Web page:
Tip-toe­ing through the res­o­lu­tion mine­field

Sackville Tribune - - OPINION - Rus­sell Wanger­sky Rus­sell Wanger­sky’s col­umn ap­pears in 36 Saltwire news­pa­pers and web­sites in At­lantic Canada. He can be reached at rus­sell. wanger­[email protected]­gram.com — Twit­ter: @ wanger­sky.

Oh, it’s res­o­lu­tion time again — and I’m hor­ri­ble at res­o­lu­tions.

I re­sist temp­ta­tion fine in the morn­ing when I’m shav­ing, be­cause I’m only just awake, but it’s pretty much down­hill ev­ery pass­ing minute af­ter that. As Os­car Wilde wrote in “Lady Win­der­mere’s Fan,” I’m afraid that “I can re­sist any­thing ex­cept temp­ta­tion.”

I have a beer glass with that quo­ta­tion on it, and the irony does not es­cape me: the glass gets a wry smile from me ev­ery time. I pour any­way.

So, ev­ery year and some­times through­out the year, I make res­o­lu­tions. I make them qui­etly and tell no one, to save my­self the em­bar­rass­ment of fail­ing. To live a healthy life: to ex­er­cise more: to be a bet­ter per­son. This year, I’m just go­ing to try and be hon­est.

Th­ese are dan­ger­ous times for hon­est writ­ers, both in jour­nal- ism and in lit­er­ary writ­ing. Un­for­tu­nately, I do both. Dan­ger­ous times, be­cause, right now, many peo­ple are read­ing less and less, and among those who do still read, there are an in­or­di­nate num­ber of peo­ple jock­ey­ing to be writ­ers them­selves. (Fights get more and more vi­cious as the re­turns di­min­ish — po­ets, for ex­am­ple, are well fa­mil­iar with the con­cept of hav­ing the many fight­ing so hard for so lit­tle.)

That jock­ey­ing takes many forms, ev­ery­thing from so­cial me­dia pile-ons to pub­lish­ers who scram­ble des­per­ately to find the lat­est ac­cept­able au­thors.

As a writer, you get gun-shy even­tu­ally: I’ve heard a lot of other writ­ers who over-think ev­ery sin­gle step they take now to con­sider who will be of­fended; they use their imag­i­na­tions not to cre­ate, but to try and fig­ure out who will tee off on them for dar­ing to let their imag­i­na­tions run, for that curse of dar­ing to imag­ine at all.

The new mantra is that you have no right to imag­ine; you must own the ex­pe­ri­ence you write about.

What a de­light­ful bor­ing read­ing ex­pe­ri­ence that would cre­ate for me: stay tuned for my short­story col­lec­tion in­clud­ing the story “Dis­ap­point­ment,” in which a char­ac­ter ex­actly like me goes to a gro­cery store ex­actly like the one I go to, buys broc­coli to cook for sup­per just like I do, and is sad­dened by the fact that, once brought home, the broc­coli flo­rets in­evitably have started their gen­tle turn to stink­ing slimy ooze. Or maybe a story about snow-blow­ing the side­walk. Oh wait, I’ve al­ready done that one.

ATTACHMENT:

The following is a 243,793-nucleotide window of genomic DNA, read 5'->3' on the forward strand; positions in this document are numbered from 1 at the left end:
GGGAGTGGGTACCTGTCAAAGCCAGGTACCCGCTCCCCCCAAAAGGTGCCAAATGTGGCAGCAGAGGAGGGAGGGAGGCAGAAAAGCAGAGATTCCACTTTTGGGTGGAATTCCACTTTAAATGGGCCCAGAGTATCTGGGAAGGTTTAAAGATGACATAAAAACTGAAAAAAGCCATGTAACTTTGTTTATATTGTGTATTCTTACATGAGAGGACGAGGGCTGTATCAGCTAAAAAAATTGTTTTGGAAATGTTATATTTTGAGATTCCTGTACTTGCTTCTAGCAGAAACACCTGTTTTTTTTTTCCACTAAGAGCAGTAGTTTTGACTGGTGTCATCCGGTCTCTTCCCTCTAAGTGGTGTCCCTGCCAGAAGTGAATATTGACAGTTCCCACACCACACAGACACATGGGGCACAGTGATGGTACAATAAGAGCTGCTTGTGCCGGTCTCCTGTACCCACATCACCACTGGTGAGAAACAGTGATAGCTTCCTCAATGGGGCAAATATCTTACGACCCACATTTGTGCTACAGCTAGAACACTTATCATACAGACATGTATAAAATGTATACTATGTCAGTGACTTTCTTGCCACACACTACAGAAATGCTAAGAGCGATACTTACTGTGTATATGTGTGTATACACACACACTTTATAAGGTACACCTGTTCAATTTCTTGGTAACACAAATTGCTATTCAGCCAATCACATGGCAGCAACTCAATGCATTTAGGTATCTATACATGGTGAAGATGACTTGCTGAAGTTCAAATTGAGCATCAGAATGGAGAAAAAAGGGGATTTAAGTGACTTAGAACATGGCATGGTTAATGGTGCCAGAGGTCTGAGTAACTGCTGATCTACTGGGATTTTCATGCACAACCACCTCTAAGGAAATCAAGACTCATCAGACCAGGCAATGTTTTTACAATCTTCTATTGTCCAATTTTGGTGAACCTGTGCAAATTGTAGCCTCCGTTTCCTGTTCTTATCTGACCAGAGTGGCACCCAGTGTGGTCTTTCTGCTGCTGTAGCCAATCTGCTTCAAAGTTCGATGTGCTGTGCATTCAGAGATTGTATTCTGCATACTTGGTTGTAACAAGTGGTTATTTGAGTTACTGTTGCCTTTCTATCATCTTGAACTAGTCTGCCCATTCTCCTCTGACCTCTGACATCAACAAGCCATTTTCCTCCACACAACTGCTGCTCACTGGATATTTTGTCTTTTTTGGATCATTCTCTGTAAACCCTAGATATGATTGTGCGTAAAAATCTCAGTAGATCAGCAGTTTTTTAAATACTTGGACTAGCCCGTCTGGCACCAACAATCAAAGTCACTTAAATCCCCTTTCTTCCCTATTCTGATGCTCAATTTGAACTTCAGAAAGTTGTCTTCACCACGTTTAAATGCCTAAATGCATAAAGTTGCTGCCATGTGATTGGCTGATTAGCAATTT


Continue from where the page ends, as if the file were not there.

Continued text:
(One small point: if you write only what you have lived, is fic­tion still fic­tion? Or are we all re­quired to write only our own au­to­bi­ogra­phies?)

Here’s an­other quote I’m fond of: Grou­cho Marx’s “I refuse to join any club that would have me as a mem­ber.”

I’m a writer. Noth­ing else. It’s what I do. The vast ma­jor­ity of that writ­ing is done alone, of­ten in the dark. I have ex­cel­lent friends who are writ­ers, but I’m not part of a com­mu­nity of writ­ers, nor am I ever likely to be. I am not sure there’s any such thing as the writ­ing com­mu­nity. The few writ­ers I’m in con­tact with on a reg­u­lar ba­sis are peo­ple I like as peo­ple: that they’re writ­ers is just chance and good for­tune; like the com­mu­nity of brick­lay­ers, we have sim­i­lar aches and pains.

I look back at work I did be­fore I spent time wor­ry­ing about what other peo­ple thought of what I was try­ing to do, and the sim­ple fact is that it was bet­ter. It was bet­ter, more in­ter­est­ing, more in­ven­tive work. I want to get back to that point: I want to be in­ven­tive and colour­ful and un­afraid.

No punches pulled, no words self-edited. To do any­thing else, re­ally, would be to live a lie.

It’s a res­o­lu­tion I hope to keep. In the world we live in now, it might well be a ca­reer-end­ing one.

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